Showing your client’s users all the features of a new application will offer them little if any benefit unless you show them how to apply the application to their day-to-day jobs. To minimize a client’s productivity losses due to technological change, target the job activities of the user and compare the new and previous tools to allow users to embrace new technology.

After working with IT representatives from affected businesses to help you learn how the change may affect the jobs of different user groups, you can design training to meet your users’ specific needs. I’ll explain how you can make sure that users will benefit as much as possible from your efforts to familiarize them with new technology with an example of how these tactics were applied during a contract with a Words By Design client.

Second of two parts

The previous article in this two-part series focused on making technological change easier for your clients.

A real-life example
One company we consulted with had a global technology transition involving 90,000 users. We were tasked with creating transition materials for the 50,000 users in North America.

Initially, the corporation supported the transition from Windows for Workgroups 3.11, MSMail, and Office 4.3 to NT, Outlook 98, and Office 97 by supplying computer-based training through the corporate intranet, a series of technology demonstrations at major sites nationwide, and customized end-user manuals. Generic instructor-led mini-sessions for best practices were also held as the software was deployed to various sites. However, the generic training didn’t show users how to apply the tools to their jobs.

We developed and delivered job-specific training to restore and enhance productivity, focusing on how sales reps and administrative assistants would use the software. For example, sales reps were thrilled with Outlook’s link to Expedia in its Contact form because it allowed them to quickly get a map to a contact’saddress. In another instance, a salesrep had an eight-page appendix she would cut and paste into each new proposal she created. We showed her that, with the new application, she could select the eight pages of text and graphics and create an autotext entry titled appendix. Whenever she wanted to insert the eight-page section, she would type appendix and Word would prompt her with an AutoText entry. When it did so, she would add the appendix to her proposal.

Productivity sessions
Instead of delivering productivity training on the dates of deployment, we found it more beneficial to present the training after the end users had had a chance to work with the software long enough so that they had some familiarity with the features. We devised a two-hour training session that focused on the key enhancements provided by the upgrade to NT, Office 97, and Outlook 98.

To publicize the sessions as we toured facilities around the country, we used an internal marketing campaign incorporating posters, e-mails, the intranet, and voice mails, all designed around a humorous theme. The campaign drummed up user interest and helped ensure attendance at the sessions.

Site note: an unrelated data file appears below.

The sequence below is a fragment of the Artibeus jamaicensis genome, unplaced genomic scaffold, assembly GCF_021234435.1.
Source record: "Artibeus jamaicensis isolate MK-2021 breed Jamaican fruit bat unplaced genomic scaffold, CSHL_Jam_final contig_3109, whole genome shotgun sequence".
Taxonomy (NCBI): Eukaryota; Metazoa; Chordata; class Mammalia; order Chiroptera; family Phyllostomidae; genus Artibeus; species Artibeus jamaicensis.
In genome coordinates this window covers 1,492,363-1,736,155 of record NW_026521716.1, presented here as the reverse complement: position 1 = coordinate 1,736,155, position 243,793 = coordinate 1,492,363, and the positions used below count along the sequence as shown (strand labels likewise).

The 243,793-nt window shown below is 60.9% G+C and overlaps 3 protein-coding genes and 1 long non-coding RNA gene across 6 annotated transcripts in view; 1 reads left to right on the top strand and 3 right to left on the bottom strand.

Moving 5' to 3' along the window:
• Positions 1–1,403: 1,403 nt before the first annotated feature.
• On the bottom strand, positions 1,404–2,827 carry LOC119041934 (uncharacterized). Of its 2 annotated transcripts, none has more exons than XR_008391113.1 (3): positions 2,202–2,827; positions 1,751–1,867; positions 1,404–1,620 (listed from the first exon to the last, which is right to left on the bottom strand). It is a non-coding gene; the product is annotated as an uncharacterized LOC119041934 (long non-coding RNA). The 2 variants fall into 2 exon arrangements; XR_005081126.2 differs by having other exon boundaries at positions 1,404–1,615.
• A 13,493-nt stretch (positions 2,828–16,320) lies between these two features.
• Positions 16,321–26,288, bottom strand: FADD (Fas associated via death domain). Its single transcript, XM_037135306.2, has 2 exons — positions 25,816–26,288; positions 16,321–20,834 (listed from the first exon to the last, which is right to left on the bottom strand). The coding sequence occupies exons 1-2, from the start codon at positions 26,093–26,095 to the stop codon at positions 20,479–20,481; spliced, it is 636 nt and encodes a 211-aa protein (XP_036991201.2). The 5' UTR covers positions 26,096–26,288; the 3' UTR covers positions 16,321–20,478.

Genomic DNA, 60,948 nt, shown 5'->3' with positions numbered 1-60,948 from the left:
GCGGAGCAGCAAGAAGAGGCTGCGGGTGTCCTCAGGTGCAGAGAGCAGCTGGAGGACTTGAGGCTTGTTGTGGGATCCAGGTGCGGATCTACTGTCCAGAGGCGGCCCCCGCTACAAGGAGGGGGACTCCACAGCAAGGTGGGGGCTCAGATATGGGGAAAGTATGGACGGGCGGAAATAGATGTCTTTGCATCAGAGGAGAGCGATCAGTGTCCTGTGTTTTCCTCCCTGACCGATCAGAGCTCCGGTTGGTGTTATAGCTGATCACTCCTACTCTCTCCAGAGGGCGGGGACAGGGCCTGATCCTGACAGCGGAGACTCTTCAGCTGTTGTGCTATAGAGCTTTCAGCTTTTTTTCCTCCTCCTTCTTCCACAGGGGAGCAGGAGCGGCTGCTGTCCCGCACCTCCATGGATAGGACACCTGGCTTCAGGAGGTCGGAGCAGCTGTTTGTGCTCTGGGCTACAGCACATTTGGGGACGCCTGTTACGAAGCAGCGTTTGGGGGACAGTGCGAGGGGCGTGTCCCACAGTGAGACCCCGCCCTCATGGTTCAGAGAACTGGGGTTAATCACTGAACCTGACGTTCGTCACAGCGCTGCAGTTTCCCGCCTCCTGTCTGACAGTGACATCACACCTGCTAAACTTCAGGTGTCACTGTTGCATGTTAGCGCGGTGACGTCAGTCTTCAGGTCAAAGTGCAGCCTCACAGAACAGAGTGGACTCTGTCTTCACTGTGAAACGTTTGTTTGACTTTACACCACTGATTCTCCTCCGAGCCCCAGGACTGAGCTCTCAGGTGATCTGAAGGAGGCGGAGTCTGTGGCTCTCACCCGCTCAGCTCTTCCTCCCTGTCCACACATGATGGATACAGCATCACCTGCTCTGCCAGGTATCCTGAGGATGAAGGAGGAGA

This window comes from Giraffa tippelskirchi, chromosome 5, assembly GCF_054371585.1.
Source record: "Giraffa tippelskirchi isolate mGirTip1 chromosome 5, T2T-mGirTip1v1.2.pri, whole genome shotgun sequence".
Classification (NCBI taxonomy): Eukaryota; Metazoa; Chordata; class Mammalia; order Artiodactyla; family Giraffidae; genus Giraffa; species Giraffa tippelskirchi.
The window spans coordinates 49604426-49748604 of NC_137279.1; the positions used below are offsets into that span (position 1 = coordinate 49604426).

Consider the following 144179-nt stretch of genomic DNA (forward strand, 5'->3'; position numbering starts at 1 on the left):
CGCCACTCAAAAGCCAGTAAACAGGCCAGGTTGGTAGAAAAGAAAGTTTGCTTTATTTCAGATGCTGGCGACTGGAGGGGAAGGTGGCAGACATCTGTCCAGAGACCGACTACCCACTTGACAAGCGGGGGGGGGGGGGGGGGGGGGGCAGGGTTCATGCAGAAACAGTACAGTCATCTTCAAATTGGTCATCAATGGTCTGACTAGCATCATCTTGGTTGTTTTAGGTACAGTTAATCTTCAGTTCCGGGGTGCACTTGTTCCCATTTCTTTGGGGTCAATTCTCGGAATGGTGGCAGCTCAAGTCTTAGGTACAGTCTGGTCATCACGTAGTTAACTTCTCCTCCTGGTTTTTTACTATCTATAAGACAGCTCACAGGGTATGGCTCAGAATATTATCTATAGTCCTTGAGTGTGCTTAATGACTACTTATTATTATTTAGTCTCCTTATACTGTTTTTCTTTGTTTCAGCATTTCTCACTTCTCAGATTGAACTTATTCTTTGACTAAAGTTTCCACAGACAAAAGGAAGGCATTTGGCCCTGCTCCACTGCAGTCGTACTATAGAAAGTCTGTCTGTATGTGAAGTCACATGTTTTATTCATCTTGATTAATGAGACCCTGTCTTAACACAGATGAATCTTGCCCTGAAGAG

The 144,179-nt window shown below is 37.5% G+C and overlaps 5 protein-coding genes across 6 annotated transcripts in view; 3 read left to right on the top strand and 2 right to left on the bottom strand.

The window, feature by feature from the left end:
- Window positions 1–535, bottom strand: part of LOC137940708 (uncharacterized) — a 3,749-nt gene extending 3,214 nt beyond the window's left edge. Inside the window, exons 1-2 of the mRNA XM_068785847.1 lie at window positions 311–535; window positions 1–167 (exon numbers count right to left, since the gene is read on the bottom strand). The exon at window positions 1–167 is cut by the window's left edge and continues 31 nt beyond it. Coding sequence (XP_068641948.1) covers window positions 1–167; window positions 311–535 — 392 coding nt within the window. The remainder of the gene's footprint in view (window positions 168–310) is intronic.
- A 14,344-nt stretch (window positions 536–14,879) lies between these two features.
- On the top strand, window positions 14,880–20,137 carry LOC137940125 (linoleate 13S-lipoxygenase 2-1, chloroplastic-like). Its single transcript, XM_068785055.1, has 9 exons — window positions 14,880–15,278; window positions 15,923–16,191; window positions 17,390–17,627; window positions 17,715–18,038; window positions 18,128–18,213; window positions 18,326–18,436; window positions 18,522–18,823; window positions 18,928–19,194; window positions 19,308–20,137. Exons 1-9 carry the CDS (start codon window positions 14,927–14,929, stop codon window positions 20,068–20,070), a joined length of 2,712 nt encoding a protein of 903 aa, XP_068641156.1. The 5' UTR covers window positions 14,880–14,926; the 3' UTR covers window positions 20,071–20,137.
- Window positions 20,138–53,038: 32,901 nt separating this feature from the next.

In the sessions, we focused on what the new enhancements could do for the users. We highlightedfeatures that may seem obvious to the more technologically savvy but aren’t always considered by other users. For example, many of the users we worked with had never accessed commands by right-clicking on the mouse.

Even the more advanced users benefited from some of the basic mail tips. For example, we showed admins tips on mail management, which was anenormous issue for our client’s admins because they’re limited to 40 MB of storage on their e-mail accounts.

One of the more popular tips washow to use the Rules Wizard in Outlook to automate the sorting of incoming mail, including how to set up rules to automatically place mail from users’ managers into a specific folder. We showed them how to right-click on the Inbox to check the Properties and find out the folder size so they could start thinning it out before they got messages that they were exceeding their file size limit. We also showed them how to share calendars and schedule meetings.

To support users after the sessions, we developed a searchable, database-driven hints and tips application on the corporate intranet that provided a repository of the tips we had taught during the sessions.

After raising the knowledge level of the users and dealing with specific productivity issues, we received several “raving fan” letters from people who had received generic training from a national training provider prior to our sessions. Eventually, productivity became both a buzzword for the client and a part of the division’s name.

Lessons learned

  • Even after using the software for more than a year, without training, end users hadn’t learned the new features and functions that would enable them to do their jobs better.
  • Users won’t automatically use the new features in software—they have to be shown what difference the features will make in their duties.
  • A marketing campaign can drive attendance to learning sessions.
  • It’s better to conduct training based on job-specific tasks than on all the features of the software.
  • Productivity sessions should be conducted at least six weeks (or even a year) after users have received the new software.

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